According to one Business Insider article, vaccines have numerous vital benefits. Each year, they save tens of thousands of children’s lives. They also help to eliminate diseases and can prevent chronic diseases. By preventing disease, vaccines save billions of dollars every year in health care costs, especially since preventing disease is better for people than merely treating diseases. Vaccines clearly play a large role in today’s society, but the most important vaccines can change from year to year. Public health officials, students of public health, as well as people in general can benefit from knowing which vaccines are in the spotlight for 2015.
Measles, Mumps, and Rubella (MMR)
Image via Flickr by DFID – UK Department for International Development According to the College of Physicians of Philadelphia, “In the United States, ongoing measles transmission was declared eliminated in 2000.” Despite that accomplishment, the disease still exists in the U.S. The College of Physicians of Philadelphia goes on to note that most cases in the country come from people who contract the disease while traveling outside the U.S. The most recent measles outbreak occurred earlier in 2015 and is thought to have started at an amusement park in California, the CDC reports. Since the start of the outbreak several months ago, measles has worked its way into 24 states and has affected almost 200 people. It seems that even though the means for preventing measles exist, the vaccine is underutilized.
Each year, news reports comment on flu vaccinations and provide reminders for at-risk groups to get vaccinated before flu season starts. According to the CDC, “Everyone six months of age and older should get a flu vaccine every season.” Why is the influenza vaccination such a hot topic year after year? Different strains of the flu virus may be prominent each year. An article from the Mayo Clinic says that one of the flu vaccinations available in 2015 contains ingredients that will help to protect recipients from H1N1 as well as two other strains of the disease. A particularly potent vaccine is available for adults over 65 years of age.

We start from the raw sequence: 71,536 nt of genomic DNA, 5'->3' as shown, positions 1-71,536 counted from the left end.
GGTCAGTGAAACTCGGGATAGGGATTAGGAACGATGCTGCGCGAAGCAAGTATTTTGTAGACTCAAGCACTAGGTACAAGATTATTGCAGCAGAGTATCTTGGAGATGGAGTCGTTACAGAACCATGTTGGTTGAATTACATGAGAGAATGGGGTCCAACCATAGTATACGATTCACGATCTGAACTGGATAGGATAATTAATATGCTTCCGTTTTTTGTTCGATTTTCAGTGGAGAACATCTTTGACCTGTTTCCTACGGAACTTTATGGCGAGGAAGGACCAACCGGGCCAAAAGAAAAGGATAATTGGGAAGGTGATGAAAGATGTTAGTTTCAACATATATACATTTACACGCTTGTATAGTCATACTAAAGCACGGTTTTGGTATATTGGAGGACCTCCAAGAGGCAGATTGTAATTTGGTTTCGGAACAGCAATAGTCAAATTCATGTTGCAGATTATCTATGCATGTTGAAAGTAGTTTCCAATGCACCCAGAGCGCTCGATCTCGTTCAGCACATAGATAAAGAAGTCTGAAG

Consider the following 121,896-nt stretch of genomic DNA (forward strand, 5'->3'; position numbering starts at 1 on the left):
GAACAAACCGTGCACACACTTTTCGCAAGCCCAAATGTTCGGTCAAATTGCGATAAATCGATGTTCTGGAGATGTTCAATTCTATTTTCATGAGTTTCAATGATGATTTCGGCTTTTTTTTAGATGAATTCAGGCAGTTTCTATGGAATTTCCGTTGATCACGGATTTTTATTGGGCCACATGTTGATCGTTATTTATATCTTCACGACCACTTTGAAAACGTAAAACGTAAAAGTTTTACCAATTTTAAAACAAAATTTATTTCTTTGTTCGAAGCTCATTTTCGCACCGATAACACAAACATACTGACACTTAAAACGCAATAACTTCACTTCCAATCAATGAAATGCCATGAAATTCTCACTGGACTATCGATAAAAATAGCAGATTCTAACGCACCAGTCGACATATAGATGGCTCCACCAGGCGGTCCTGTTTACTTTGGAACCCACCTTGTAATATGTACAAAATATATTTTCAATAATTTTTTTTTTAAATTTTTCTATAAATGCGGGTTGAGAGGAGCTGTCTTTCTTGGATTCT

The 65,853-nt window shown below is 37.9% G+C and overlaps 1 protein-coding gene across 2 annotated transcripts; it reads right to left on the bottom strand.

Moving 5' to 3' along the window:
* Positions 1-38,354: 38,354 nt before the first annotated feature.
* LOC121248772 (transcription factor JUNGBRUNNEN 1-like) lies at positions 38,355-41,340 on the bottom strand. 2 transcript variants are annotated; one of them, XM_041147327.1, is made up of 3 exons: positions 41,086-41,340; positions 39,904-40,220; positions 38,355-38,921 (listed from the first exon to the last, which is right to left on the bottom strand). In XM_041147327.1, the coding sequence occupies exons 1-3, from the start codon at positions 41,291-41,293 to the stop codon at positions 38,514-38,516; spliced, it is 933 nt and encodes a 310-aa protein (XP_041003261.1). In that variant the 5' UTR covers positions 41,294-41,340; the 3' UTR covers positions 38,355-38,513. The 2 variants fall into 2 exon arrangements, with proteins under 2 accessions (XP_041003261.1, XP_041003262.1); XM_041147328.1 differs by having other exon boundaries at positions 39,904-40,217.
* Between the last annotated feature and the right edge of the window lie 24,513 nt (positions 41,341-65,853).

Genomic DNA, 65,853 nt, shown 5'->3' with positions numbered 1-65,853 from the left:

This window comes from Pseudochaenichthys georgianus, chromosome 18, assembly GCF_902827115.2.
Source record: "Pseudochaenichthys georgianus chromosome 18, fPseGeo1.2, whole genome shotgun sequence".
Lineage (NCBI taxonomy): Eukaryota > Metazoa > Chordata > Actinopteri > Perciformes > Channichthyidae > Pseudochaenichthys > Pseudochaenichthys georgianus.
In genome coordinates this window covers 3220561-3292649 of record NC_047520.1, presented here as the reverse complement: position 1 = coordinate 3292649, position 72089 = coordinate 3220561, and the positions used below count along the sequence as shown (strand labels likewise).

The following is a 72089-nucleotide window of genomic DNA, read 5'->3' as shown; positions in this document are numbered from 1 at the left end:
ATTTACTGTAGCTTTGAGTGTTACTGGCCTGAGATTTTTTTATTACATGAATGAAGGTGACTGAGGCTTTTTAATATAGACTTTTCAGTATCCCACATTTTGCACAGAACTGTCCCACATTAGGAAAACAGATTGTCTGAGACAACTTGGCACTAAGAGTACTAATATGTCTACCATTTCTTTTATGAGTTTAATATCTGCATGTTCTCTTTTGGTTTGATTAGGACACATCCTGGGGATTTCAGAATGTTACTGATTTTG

Pneumococcal bacteria may cause a variety of afflictions, including ear infections and meningitis, according to the CDC. Pneumococcal vaccines protect against about 90 types of bacteria, and people younger than five years of age and older than 65 years of age should receive a vaccination, says the CDC. Because there are so many types of pneumococcal diseases, suffering from one pneumococcal condition will not protect a person against more infections. This is why the CDC recommends vaccinations for at-risk groups. The CDC also notes that there are different types of pneumococcal vaccines. No one vaccine will protect against all types of pneumococcal bacteria, so patients should consult a medical professional to find out which vaccine best fits their health needs. The most important vaccinations for this year may vary between areas, and different vaccines may be more important for certain groups of people. The above medicines, however, can certainly contribute to better public health in 2015.